You may have been wondering why your 500GB hard drive is showing as 460GB on Windows. Where does the remaining 40GB disappear to? Imagine buying a 2TB hard drive and finding out you can only use 1.8TB! Why are you losing an entire 200GB without an explanation from anyone? Should that be categorized as robbery without violence? Well, in this post, we will break down the reason why your computer hard drive shows a smaller capacity than was advertised.
Let us get right into it. The main reason why your drive shows a smaller capacity than was advertised has to do with how storage capacity is calculated and reported. Which is quite different from other computing capacities. For example, you can rest assured that a 1 gigahertz (GHz) processor is exactly capable of 1,000,000,000 calculation cycles per second. On the other hand, storage is a little more complicated.
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Decimal vs Binary Bytes
It gets interesting when you look into the specifications of storage devices and see a sticker written; “1 GB = 1 billion bytes. Actual usable capacity may vary.” This means the assumption is that 1GB=1,000,000,000 bytes. That is to say that a 500GB hard disk has 500,000,000,000 bytes. These are referred to as decimal bytes (base 10) and have been the standard in the industry for advertising storage space to consumers.
Some operating systems, specifically Unix-based ones like Linux or macOS use the decimal bytes system to report storage. This is why a 480GB advertised HDD will read as 480GB on the Mac Disk Utility. On the other hand, Windows uses a system known as binary bytes (base-2) where 1KB=1,024bytes, and so on as shown in the table below.
|Size/Capacity||Abbreviation||Size in Bytes||Other Comparison|
|2||1 Megabyte||MB||1,048,576||1,024 kilobytes|
|3||1 Gigabyte||GB||1,073,741,824||1,024 megabytes|
|4||1 Terabyte||TB||1,099,511,627,776||1,024 gigabytes|
This is to say that when you plug the same 480,000,000,000 bytes of storage into a Windows PC the OS will use a conversion of 1KB=1,024 bytes instead of 1KB=1,000 bytes. When you do the maths you will find that 480,000,000,000 bytes = 447 GB. How? see the maths below
- 480,000,000,000 Bytes divided by 1,024 = 468,750,000 actual Kilobytes
- 468,750,000 KB divided by 1,024 = 457,764 actual Megabytes
- 457,764 MB divided by 1,024 = 447 actual Gigabytes
It is very key to understand that we did not lose 33GB of storage. What happened is that Windows did the conversion using a different standard from what a macOS used. I should highlight that some older macOS also used the binary system.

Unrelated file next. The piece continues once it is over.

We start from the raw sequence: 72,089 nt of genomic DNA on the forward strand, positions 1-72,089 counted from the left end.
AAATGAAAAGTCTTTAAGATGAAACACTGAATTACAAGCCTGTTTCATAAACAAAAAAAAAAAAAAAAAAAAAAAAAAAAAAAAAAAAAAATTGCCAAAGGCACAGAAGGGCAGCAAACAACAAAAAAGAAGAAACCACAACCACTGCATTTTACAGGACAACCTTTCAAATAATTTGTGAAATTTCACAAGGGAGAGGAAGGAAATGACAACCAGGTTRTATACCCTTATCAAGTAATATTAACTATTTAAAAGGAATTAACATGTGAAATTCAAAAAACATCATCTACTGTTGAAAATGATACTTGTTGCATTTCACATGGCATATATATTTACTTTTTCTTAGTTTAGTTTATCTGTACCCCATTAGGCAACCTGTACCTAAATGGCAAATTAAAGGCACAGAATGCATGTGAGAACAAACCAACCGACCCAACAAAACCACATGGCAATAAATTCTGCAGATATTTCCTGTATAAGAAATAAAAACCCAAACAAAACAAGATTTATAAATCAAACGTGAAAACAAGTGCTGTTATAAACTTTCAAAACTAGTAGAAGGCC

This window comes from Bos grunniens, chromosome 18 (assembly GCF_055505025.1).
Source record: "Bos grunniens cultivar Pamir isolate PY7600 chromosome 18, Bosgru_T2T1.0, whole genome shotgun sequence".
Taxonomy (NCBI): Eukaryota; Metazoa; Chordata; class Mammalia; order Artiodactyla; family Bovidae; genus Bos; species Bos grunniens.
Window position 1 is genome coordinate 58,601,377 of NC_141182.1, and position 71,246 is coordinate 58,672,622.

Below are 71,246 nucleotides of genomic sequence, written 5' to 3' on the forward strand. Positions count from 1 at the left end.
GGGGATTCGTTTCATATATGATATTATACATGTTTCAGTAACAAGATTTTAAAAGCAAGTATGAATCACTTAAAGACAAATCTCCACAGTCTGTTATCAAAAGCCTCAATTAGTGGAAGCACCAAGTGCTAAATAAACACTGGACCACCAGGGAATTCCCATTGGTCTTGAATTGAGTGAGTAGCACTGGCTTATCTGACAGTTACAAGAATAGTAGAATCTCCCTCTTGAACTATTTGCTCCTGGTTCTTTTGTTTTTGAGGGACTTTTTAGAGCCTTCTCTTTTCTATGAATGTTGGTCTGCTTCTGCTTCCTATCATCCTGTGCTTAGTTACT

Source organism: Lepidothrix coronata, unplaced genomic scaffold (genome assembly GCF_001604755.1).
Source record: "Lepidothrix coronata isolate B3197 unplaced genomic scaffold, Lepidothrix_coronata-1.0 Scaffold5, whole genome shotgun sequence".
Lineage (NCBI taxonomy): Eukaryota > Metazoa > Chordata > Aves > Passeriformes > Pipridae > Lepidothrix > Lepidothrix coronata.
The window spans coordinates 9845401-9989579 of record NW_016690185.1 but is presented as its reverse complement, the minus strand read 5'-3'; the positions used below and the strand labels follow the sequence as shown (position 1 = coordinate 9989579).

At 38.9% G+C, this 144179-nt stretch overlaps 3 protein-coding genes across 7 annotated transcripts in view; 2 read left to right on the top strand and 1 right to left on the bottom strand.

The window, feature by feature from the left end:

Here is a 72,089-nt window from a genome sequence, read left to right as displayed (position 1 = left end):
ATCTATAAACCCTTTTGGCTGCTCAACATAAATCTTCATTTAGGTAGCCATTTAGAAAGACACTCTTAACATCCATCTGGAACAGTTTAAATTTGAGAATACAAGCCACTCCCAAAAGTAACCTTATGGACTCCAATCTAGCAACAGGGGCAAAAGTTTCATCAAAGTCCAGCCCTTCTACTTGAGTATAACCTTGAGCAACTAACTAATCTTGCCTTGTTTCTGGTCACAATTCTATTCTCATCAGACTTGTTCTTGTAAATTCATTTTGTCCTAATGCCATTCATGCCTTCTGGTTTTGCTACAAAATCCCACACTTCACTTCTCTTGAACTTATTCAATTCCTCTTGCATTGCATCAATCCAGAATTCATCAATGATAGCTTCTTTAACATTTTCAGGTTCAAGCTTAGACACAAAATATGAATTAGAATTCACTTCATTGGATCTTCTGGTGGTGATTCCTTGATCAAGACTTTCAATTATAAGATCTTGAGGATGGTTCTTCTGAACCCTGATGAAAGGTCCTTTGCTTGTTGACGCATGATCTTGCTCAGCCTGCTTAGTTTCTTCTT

Windows is very clear with these properties because it will show you the total number of bytes as well as the converted binary capacity right next to it. See the screen grab below from a hard drive advertised as 16TB that converts to 14.5TB on Windows.
An Example You Can Relate To
Perhaps an example you can relate to will bring it home. Imagine that you wanted to measure the distance from point A to Point B, a distance of 1 Mile or 1.6 Kilometers. This is the same distance but differently reported due to the unit of measurement. A person in the US will be correct in saying it is 1 Mile while a person in the UK is also correct in saying it is 1.6 Kilometers. Think of the US person as a macOS while the UK person as Windows OS.
Below are some conversions comparisons between a Decimal OS and a Binary OS for some standard drive sizes.
|Advertised (Decimal) Capacity||Decimal: Reported by Unix/ Mac||Binary: Reported by Windows|
|250 GB||250 GB||233 GB|
|500 GB||500 GB||465 GB|
|1000 GB||1000 GB||931 GB|
|2000 GB||2000 GB||1862 GB|
Some other storage devices like flash drives base their advertised values using the decimal conversion. Thus a 256GB memory card will show exactly 256GB of usable capacity even on windows. The entire industry has been trying to correct and standardize this issue for a while now. Most, if not all SSDs are advertised using binary capacity, but with a caveat. A 256GB SSD will show exactly 256GB of storage capacity on Windows, though some 16GB may be set aside and reserved for dead cells.
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Formatted vs Unformatted Storage Capacity
Another reason to account for your “lost” storage is the type of formatting used. Formatting a drive helps the drive become functional as a method for the PC to keep track of what bits stored on it relate to which specific file. Types of formatting vary from PC to PC but the most common ones ate FAT32 and NTFS. Formatting helps a computer read the storage drive correctly.
In either of those formatting schemes, a part of the storage capacity is allocated to catalog the data stored in the drive. Hence whenever a drive is formatted, the formatted capacity is always less than the unformatted capacity. The difference between formatted and unformatted capacity varies and depends on the type of formatting scheme used.
Due to this variation, manufacturers are unable to specify the formatted capacity of a storage drive. This is more common on flash storage media than with large-capacity drives. Thus the advertised capacity will always be the unformatted capacity.
Now that you know why your computer drive shows you a smaller capacity than it was advertised with, go ahead and let us know what other explainers you would like for us to do, via the comments section below.